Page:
Luftwaffe planes now outnumber rival air forces in the top ten most popular aircraft from the conflict, with five models, compared to four RAF planes and one from the US.
The biggest selling German planes are the Messerschmitt Bf 109E, the Focke Wulf 190D, the Junkers Ju87 Stuka, the Dornier Do17 and the "Mistel", an experimental composite aircraft, in which a fighter was attached to a bomber.
The most popular RAF planes are the Supermarine Spitfire, the De Havilland Mosquito, the Hawker Hurricane and the Avro Lancaster. The P51 Mustang is the only US aircraft in the top ten.
In terms of tanks, sales of Nazi Panther and Tiger models far outstrip those of the most popular Allied kits, the Sherman and Churchill tanks, by a ratio of three to one.
German infantry are the most popular kits of figures, followed by British Commandos and Paratroops.
The highest selling ship is a replica of the German battleship Bismarck, with around 5,500 kits sold, compared to just 3,000 kits sold by the second most popular, HMS Hood, which was sunk in a battle between the two in 1941.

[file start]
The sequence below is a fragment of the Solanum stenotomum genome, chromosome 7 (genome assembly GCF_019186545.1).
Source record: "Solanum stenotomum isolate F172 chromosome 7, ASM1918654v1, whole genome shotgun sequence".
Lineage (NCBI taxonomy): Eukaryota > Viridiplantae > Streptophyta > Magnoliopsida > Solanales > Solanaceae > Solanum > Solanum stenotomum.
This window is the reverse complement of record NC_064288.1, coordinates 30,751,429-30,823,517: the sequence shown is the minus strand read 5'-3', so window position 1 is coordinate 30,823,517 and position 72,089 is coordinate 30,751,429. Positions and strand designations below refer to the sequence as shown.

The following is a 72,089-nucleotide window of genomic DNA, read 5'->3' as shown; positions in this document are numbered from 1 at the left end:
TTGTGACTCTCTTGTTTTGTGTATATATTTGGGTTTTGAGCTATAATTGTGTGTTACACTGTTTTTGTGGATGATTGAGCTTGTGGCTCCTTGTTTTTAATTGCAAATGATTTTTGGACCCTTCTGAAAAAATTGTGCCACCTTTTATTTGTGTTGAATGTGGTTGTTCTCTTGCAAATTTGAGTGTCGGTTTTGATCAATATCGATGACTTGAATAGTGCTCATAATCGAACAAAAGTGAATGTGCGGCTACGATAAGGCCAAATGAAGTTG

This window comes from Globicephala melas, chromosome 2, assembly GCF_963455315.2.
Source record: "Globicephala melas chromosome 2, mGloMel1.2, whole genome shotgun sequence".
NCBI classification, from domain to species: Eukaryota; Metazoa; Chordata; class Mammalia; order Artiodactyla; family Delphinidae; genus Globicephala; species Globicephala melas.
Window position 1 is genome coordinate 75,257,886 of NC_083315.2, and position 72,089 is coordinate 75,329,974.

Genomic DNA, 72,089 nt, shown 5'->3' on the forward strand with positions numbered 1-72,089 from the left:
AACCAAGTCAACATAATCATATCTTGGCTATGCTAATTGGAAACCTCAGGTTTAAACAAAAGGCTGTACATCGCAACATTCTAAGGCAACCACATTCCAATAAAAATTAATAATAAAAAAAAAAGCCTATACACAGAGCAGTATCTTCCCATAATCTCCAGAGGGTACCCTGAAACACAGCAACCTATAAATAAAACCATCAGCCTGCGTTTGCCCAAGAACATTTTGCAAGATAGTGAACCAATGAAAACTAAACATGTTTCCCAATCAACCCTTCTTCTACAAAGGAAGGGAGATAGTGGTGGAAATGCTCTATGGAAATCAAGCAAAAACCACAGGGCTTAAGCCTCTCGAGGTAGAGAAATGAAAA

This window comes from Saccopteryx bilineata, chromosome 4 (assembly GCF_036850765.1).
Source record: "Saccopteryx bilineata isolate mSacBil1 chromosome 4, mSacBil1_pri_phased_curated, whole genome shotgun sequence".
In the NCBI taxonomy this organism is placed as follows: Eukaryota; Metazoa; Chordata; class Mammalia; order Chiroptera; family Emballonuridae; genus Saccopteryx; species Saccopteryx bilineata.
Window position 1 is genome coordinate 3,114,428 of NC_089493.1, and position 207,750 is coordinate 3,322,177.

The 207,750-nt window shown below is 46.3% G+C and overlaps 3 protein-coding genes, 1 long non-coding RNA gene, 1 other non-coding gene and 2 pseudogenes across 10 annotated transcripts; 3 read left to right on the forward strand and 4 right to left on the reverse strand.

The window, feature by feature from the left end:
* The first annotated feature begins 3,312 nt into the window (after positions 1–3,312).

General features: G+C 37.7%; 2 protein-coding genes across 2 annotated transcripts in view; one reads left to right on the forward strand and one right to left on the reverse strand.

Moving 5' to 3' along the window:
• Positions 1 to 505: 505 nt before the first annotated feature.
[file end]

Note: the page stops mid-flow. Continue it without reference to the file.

Of the smaller vessels, the German E-boat sells the same numbers as British torpedo boat and an RAF rescue launch, despite being more than twice the price.
John Tapsell, vice president of the International Plastic Modellers Society (UK), said he was surprised by the revelation: "It does seem slightly odd that the German kits outsell the Allied ones. It certainly doesn't mean that lots of modellers sympathise with the German cause.
"I think it might be something to do with the typical British fascination with the loser and also an interest in German engineering. British soldiers in the war were in awe of the Tiger tank, for instance, and that sort of interest has remained. The (German) uniforms also look very smart."
Jeremy Brook, secretary of the Airfix Collectors Club, agreed.
"One shouldn't say it but there is something about the German uniform and many of their machines, that makes them more attractive. Some of their warships like the Bismarck are quite beautiful.Avion d'attaque au sol Hütter Hü 136 (Stubo 2), illustration de Géry Gueville
"Certainly, the German colour schemes are more exciting to paint than the British ones.